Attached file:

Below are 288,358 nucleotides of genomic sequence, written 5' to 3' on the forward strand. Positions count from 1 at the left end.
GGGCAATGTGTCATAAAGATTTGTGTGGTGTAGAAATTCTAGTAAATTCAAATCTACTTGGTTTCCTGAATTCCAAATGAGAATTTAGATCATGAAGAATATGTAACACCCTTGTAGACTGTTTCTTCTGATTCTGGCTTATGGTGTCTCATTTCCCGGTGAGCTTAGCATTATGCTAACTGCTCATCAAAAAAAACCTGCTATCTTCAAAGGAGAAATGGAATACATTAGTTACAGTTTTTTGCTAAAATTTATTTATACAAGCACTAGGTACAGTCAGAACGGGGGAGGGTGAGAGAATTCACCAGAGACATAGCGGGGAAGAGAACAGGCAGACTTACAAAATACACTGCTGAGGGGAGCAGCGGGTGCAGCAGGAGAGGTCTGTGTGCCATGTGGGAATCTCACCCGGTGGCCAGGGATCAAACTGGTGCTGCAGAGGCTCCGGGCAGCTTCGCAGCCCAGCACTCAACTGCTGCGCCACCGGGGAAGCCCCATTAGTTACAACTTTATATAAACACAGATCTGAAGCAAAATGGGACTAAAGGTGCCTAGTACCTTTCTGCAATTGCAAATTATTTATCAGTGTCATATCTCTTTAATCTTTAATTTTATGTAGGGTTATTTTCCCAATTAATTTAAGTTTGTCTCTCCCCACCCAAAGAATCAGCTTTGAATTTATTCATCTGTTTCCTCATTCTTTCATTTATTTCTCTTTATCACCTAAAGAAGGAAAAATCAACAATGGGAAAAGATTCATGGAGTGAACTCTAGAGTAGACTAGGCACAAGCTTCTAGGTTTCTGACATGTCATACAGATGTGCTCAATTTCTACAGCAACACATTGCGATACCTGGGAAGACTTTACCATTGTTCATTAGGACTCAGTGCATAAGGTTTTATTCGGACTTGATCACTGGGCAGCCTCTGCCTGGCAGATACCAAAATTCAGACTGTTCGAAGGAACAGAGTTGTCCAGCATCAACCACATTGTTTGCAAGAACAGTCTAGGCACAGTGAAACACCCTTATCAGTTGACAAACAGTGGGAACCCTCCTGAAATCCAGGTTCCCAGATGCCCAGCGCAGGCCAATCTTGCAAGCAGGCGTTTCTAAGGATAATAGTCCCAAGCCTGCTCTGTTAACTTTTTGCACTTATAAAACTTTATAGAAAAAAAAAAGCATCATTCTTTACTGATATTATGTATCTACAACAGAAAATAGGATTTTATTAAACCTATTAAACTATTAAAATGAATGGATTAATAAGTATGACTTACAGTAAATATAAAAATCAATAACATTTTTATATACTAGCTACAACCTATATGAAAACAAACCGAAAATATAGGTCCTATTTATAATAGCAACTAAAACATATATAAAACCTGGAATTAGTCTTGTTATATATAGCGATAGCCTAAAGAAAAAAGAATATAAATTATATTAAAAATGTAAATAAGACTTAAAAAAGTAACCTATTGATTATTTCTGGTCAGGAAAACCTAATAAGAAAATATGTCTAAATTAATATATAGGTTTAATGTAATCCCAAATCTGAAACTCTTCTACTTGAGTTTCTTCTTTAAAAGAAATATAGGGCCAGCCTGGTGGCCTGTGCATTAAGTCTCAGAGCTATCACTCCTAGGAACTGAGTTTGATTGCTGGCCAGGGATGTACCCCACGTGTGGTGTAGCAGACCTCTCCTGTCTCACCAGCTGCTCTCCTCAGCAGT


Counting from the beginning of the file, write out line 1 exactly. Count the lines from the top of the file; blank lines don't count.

Below are 288,358 nucleotides of genomic sequence, written 5' to 3' on the forward strand. Positions count from 1 at the left end.